What does your brain look like? If you talk to a neuro-scientist you'd get one perspective, a biologist would give you another. Douglas Coupland would offer a personal aesthetic view of his own brain. Coupland is probably best known for his writing but art has always been a part of his creative arsenal. For a retrospective he created a room filled with 5,000 objects he collected over 20 years and carefully arranged in a masterwork called The Brain. Coupland is a collector, maybe even a bit of an obsessive one and the articles he put together aren't random, they are carefully curated ojects that offer insight in to his personality, likes, desires and drives. The layout of the items was designed to represent the contents and organization of Coupland's physical brain, not that the viewer would necessarily know that. Humour is a big part of it-with pieces like Seat of Consciousness (“the elusive site of self-reflexive awareness that scientists have yet to pinpoint”).
Coupland has been writing a lot about the effect of technology the “new neural reality,” and the technology that “relentlessly colonizes the planet and our brains.” One of Coupland's big themes is that the Internet has deleted the idea that our lives our made up of stories and instead is now made up of tasks and that we need to consider how we are to restructure our lives in light of that. He also said the nostalgia for the 20th century brain won't do you any good--couldn't agree more.
I went to see Daniel Lanois play live this past Sunday at the El Rey. Joined by longtime musician friends, Jim Wilson on bass and the incomparable Brian Blade on drums, Lanois took us on a boundary-pushing musical journey, replacing instruments with studio technolgy to create soundscapes. It was ambient music with heavy grooves and sonic landscapes. Lanois is using studio technology as instrumentation, 'pushing the form' as he said at the close of the set to find new sounds and musical horizons. It was pretty amazing to say the least. There were some cool visuals on a screen to give a bit more context and visual stimulation as the on-stage presence was fairly inert-sort of like a dj set, but the music didn't need any help. Lanois has helped shape a lot of the music we hear-he is a searcher and seeker of new sounds and directions and has influenced people across the musical spectrum (Sonic Highways, Dave Grohl's music show on HBO pays homage to Lanois in its most recent LA episode).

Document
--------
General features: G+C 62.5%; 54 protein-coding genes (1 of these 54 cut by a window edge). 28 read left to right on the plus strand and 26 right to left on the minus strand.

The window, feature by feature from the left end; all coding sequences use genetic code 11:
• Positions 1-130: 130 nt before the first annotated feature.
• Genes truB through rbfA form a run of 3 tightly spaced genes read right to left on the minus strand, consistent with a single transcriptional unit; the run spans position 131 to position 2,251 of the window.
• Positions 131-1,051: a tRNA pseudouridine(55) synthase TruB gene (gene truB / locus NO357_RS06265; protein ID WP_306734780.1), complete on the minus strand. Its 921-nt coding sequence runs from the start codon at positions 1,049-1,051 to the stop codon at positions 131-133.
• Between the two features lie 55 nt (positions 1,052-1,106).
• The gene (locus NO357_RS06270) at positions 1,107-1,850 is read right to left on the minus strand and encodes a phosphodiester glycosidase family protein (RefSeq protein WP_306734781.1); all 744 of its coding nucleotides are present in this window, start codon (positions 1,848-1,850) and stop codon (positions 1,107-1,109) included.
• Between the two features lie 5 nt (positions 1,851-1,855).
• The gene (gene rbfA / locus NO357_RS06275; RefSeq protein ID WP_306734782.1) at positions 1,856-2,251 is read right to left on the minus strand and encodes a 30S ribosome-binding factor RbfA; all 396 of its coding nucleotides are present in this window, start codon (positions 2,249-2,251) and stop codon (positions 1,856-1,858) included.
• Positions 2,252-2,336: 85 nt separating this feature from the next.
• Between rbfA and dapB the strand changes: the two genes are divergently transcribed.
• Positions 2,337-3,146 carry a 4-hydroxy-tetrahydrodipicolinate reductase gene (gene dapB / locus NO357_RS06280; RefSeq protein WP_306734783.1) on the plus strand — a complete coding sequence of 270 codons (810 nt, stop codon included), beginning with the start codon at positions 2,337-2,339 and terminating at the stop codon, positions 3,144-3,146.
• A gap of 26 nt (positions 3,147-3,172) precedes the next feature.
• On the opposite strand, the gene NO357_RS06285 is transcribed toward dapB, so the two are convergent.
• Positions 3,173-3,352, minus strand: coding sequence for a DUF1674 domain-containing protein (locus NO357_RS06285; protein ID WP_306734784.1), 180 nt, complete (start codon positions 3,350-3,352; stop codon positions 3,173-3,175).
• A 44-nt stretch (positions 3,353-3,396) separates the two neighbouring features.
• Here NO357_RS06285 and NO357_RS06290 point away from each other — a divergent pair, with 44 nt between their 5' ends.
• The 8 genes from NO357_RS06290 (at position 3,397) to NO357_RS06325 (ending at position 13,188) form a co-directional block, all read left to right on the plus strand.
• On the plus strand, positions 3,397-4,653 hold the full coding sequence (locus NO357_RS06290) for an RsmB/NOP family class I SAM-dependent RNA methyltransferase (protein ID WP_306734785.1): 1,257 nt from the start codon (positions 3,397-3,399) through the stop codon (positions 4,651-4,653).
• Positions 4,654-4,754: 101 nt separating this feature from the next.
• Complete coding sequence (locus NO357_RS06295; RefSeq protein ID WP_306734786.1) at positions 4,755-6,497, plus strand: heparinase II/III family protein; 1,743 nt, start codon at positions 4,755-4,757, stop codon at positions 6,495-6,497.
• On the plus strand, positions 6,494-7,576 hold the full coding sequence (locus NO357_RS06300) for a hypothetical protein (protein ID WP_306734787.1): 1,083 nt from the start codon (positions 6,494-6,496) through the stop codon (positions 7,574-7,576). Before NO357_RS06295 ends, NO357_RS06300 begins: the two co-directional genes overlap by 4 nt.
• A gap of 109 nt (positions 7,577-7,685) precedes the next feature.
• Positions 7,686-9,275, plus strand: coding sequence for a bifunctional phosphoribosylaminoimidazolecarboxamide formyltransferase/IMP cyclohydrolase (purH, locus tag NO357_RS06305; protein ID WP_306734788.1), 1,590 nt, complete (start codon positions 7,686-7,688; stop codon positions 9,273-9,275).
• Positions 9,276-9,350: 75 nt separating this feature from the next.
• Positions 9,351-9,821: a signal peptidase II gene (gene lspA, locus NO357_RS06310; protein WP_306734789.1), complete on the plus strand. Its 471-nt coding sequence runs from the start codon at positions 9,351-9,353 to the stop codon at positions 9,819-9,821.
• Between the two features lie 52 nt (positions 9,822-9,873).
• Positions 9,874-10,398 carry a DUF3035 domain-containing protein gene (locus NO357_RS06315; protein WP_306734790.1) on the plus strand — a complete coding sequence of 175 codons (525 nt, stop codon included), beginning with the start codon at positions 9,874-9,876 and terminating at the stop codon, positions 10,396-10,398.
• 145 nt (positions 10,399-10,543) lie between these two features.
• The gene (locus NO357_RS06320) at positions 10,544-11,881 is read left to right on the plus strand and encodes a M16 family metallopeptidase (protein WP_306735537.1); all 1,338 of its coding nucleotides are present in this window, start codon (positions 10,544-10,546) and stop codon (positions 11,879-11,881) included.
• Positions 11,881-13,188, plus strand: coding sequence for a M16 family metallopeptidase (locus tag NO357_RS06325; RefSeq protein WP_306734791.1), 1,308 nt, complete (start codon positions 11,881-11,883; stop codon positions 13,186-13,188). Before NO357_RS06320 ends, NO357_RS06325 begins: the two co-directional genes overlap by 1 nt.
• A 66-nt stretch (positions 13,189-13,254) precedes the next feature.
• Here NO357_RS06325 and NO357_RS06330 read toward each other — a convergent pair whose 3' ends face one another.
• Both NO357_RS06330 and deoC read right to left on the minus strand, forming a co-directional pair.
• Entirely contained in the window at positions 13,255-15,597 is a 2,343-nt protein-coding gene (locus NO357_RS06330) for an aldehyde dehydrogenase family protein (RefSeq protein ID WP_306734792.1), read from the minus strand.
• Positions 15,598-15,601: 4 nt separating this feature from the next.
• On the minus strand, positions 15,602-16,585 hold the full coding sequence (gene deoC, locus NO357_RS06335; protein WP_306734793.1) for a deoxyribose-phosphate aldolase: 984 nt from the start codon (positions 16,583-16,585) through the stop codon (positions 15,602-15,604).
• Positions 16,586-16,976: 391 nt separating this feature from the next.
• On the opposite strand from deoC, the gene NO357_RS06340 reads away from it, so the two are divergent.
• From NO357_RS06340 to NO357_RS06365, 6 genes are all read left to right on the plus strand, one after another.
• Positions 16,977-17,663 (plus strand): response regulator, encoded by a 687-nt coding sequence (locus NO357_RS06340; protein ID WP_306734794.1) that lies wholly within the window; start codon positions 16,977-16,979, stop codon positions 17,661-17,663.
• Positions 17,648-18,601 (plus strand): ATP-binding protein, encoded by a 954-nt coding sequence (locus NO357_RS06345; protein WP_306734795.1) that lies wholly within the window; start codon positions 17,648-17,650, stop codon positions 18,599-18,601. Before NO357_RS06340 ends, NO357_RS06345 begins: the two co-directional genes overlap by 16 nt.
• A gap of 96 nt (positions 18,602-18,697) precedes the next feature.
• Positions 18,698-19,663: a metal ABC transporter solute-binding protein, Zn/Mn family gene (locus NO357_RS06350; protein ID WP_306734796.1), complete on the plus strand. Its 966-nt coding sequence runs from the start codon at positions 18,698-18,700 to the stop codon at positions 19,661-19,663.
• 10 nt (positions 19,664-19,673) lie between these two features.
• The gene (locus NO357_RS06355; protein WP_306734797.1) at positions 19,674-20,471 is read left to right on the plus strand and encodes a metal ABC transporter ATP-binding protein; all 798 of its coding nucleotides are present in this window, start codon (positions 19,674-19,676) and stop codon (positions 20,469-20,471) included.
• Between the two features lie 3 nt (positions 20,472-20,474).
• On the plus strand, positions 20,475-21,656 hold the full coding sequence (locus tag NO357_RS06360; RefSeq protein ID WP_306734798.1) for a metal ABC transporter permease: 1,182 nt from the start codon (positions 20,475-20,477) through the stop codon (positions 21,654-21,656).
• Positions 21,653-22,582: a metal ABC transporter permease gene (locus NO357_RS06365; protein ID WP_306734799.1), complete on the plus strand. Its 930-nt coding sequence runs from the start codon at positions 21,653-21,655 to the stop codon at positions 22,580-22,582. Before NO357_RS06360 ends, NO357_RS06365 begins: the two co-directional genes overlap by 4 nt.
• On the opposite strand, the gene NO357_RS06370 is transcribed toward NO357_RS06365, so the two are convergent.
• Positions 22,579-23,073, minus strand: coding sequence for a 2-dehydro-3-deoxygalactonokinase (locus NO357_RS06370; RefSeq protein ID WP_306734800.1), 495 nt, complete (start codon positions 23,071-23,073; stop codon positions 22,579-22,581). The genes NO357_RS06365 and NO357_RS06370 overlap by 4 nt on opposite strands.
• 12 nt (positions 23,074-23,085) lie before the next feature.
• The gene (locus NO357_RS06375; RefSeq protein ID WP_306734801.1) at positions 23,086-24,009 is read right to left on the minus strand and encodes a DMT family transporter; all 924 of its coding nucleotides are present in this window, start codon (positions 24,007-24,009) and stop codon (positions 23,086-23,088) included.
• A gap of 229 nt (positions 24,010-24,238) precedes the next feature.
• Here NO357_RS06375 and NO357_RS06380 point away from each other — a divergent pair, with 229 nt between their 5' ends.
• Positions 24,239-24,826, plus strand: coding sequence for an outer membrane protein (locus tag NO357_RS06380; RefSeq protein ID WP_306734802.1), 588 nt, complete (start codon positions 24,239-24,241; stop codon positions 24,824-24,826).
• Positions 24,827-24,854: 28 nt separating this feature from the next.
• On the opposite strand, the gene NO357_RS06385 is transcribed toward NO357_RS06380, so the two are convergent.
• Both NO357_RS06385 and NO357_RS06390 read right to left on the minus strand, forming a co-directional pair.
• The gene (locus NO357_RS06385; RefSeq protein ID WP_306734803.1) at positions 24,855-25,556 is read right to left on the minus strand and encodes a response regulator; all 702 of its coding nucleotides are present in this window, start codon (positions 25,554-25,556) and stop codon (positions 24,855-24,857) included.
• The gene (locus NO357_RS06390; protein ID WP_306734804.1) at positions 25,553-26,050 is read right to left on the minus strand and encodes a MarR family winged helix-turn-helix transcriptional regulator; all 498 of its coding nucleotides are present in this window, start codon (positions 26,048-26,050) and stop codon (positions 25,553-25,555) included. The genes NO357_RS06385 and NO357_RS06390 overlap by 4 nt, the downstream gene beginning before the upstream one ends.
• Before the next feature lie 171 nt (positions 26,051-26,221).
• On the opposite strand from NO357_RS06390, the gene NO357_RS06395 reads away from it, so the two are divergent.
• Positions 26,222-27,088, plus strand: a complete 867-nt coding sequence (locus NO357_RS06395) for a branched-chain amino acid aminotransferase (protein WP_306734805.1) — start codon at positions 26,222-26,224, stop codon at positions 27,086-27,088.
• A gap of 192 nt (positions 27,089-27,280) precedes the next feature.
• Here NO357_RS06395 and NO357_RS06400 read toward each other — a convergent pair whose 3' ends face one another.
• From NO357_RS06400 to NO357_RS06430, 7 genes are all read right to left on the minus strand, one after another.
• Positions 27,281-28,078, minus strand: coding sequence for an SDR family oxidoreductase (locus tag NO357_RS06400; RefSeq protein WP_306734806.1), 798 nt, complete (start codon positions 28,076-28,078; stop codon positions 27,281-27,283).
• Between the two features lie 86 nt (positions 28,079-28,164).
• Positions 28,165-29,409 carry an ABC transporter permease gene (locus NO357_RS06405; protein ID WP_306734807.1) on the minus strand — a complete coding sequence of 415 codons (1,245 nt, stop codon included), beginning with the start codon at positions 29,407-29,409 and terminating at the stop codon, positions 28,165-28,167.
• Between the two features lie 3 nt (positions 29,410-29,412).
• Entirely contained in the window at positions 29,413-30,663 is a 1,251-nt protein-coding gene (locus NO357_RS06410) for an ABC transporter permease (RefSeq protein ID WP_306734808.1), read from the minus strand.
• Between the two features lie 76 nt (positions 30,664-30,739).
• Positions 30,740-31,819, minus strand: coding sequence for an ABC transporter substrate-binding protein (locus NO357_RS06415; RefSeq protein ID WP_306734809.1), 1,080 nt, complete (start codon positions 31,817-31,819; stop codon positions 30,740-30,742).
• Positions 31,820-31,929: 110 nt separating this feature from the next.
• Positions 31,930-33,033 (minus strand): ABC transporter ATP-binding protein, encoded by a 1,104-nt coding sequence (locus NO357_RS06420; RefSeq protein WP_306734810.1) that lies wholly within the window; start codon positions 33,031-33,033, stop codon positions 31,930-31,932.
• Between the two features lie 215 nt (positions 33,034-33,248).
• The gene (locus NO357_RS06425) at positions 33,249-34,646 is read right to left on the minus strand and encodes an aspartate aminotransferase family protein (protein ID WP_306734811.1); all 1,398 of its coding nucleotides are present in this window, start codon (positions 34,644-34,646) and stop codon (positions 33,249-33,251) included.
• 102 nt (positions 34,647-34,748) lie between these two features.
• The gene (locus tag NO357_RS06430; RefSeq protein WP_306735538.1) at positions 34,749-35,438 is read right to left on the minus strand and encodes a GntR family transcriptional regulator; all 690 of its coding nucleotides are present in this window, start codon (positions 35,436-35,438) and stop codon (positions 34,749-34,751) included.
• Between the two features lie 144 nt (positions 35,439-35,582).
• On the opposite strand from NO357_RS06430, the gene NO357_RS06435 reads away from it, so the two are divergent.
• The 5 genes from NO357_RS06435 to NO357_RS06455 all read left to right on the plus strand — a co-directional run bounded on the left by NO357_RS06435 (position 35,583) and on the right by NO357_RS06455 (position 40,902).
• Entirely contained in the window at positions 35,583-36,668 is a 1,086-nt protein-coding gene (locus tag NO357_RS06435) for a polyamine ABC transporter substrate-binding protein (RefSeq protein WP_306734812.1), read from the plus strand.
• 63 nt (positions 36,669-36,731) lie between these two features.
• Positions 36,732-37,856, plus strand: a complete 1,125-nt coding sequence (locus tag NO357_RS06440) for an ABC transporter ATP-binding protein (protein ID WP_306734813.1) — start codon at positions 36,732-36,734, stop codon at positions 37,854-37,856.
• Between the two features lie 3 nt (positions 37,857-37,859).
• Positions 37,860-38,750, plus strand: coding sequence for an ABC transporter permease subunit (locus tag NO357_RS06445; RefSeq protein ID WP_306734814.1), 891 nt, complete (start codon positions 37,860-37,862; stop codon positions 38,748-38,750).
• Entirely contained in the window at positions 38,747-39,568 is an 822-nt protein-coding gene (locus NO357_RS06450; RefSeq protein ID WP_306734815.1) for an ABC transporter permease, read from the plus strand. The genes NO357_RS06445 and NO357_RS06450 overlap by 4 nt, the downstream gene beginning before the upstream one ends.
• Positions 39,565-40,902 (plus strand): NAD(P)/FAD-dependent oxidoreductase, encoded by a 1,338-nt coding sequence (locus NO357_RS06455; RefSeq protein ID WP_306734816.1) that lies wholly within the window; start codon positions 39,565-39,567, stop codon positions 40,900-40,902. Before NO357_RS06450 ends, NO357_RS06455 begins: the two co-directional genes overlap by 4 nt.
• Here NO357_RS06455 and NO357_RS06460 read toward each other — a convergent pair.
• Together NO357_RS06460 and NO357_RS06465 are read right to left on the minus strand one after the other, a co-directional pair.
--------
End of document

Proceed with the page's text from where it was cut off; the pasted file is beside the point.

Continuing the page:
Speaking of influencers, Nothing Has Changed, is a newly mastered collection of some of David Bowie's songs. It spans a wide portion of his career (from 1964-2014!!), and throws in a couple of new songs for good measure. It's three cds worth of amazing music--is there anyone like Bowie really? I don't think so and if you don't know bowie then you don't know music!
And then there's Marilyn Manson. I'm not kidding, just when you think you've got him pegged as a late 90s industrial-goth provocateur whose sell-by date has surely run out, he releases a very catchy and equally depressing song bout failed relationships in advance of an upcoming album. Who knew that Manson could find a groove? Well Third Day of a Seven Day Binge, smokes along. It's a free downlaod on his website, more than worth it if you ask me.